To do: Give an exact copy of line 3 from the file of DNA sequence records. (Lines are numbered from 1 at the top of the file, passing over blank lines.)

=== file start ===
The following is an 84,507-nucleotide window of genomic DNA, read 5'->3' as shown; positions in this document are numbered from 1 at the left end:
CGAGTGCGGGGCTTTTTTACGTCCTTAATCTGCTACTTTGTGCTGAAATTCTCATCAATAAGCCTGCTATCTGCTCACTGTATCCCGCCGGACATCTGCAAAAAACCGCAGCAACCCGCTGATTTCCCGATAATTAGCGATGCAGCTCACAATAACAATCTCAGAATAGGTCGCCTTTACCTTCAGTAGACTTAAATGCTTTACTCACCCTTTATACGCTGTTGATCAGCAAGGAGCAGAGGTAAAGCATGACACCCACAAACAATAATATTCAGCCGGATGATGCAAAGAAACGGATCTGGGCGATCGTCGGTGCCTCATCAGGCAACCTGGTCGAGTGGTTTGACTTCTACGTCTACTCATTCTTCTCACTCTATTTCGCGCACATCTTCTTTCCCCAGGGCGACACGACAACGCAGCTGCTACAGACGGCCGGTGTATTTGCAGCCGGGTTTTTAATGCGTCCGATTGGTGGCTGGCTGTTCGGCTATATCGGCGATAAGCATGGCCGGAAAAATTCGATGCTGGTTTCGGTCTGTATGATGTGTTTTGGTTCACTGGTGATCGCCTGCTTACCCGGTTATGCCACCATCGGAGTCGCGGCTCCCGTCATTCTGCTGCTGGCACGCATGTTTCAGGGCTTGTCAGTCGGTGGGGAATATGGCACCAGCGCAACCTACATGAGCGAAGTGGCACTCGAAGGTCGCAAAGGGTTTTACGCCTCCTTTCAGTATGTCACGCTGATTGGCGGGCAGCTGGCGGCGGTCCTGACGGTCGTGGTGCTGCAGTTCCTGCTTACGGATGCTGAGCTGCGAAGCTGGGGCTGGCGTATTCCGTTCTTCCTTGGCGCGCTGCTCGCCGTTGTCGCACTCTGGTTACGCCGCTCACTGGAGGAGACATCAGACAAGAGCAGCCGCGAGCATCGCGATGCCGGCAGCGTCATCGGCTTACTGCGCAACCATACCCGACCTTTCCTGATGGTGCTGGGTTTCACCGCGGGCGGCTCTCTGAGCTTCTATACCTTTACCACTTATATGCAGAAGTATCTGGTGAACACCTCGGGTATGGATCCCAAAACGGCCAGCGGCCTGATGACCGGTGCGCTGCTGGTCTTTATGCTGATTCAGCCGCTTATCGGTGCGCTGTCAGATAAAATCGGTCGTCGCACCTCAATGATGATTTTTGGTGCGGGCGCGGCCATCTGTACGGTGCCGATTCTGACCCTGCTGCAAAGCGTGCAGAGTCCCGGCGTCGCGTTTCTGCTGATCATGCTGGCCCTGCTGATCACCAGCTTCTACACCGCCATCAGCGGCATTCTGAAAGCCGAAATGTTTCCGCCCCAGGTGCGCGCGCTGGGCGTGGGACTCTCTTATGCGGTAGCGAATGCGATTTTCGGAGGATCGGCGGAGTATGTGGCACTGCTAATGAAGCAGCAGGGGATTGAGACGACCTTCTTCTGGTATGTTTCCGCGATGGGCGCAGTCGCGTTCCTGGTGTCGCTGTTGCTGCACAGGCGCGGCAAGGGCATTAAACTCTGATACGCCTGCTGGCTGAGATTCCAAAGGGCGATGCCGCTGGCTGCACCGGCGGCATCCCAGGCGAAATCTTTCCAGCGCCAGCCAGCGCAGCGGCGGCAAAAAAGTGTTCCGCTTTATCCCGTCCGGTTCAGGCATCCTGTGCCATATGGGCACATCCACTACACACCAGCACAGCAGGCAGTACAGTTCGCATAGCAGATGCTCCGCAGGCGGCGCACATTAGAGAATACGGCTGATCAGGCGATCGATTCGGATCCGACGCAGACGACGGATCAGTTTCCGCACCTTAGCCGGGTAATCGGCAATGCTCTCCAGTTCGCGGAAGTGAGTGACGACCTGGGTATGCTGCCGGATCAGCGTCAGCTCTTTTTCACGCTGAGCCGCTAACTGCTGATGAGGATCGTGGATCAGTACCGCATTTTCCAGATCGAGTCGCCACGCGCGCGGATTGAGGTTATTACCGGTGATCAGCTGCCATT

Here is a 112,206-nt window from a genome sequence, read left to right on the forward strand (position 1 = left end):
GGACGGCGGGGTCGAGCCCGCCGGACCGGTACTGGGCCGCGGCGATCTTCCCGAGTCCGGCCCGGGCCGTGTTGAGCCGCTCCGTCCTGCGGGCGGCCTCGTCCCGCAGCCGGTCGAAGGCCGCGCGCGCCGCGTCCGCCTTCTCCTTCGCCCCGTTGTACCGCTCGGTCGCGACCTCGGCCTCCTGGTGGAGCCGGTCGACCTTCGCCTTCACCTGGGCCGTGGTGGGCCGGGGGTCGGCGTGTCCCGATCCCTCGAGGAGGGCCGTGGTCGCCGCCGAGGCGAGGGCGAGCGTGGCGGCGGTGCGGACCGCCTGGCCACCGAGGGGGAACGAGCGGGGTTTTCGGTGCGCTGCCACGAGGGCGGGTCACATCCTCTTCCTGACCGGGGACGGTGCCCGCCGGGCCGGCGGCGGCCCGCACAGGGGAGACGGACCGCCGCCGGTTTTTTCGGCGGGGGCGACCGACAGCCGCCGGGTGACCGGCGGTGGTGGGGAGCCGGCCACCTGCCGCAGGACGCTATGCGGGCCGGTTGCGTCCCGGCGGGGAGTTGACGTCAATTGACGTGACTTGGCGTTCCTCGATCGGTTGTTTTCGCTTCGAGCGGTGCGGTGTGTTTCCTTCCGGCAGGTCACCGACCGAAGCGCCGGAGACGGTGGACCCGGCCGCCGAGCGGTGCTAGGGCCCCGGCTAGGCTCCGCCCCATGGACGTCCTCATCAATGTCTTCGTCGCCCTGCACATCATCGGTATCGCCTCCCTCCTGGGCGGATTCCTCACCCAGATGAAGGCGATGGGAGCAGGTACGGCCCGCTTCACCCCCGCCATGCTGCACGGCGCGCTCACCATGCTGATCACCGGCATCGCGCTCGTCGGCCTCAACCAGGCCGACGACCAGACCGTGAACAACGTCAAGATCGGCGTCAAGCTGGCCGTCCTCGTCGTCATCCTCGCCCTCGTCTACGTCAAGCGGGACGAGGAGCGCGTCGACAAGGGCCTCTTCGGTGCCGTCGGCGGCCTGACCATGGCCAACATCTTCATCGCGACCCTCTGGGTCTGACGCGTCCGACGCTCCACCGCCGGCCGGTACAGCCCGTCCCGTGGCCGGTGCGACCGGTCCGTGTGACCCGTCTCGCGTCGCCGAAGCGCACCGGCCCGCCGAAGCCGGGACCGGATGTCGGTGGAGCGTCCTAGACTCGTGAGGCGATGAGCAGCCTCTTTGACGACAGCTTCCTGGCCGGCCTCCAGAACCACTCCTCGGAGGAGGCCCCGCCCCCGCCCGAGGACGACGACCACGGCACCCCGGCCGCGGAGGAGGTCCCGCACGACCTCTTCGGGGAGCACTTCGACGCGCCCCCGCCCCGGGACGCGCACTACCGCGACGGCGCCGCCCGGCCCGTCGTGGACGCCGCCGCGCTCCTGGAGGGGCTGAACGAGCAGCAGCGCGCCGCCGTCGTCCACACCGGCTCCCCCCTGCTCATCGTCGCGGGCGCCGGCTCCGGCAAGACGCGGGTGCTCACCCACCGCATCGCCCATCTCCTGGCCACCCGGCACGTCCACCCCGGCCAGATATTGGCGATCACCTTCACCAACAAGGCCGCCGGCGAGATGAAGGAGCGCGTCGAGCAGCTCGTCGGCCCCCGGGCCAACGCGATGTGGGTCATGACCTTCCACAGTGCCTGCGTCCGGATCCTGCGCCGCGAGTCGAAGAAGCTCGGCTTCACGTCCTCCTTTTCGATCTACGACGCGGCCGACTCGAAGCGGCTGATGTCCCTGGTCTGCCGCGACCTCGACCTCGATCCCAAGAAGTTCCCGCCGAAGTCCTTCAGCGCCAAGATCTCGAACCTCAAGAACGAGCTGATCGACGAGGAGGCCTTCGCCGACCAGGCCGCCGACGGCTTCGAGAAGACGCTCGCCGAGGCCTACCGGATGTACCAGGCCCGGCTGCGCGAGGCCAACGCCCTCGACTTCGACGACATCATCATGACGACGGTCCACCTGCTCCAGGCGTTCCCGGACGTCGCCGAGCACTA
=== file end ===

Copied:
Here is a 112,206-nt window from a genome sequence, read left to right on the forward strand (position 1 = left end):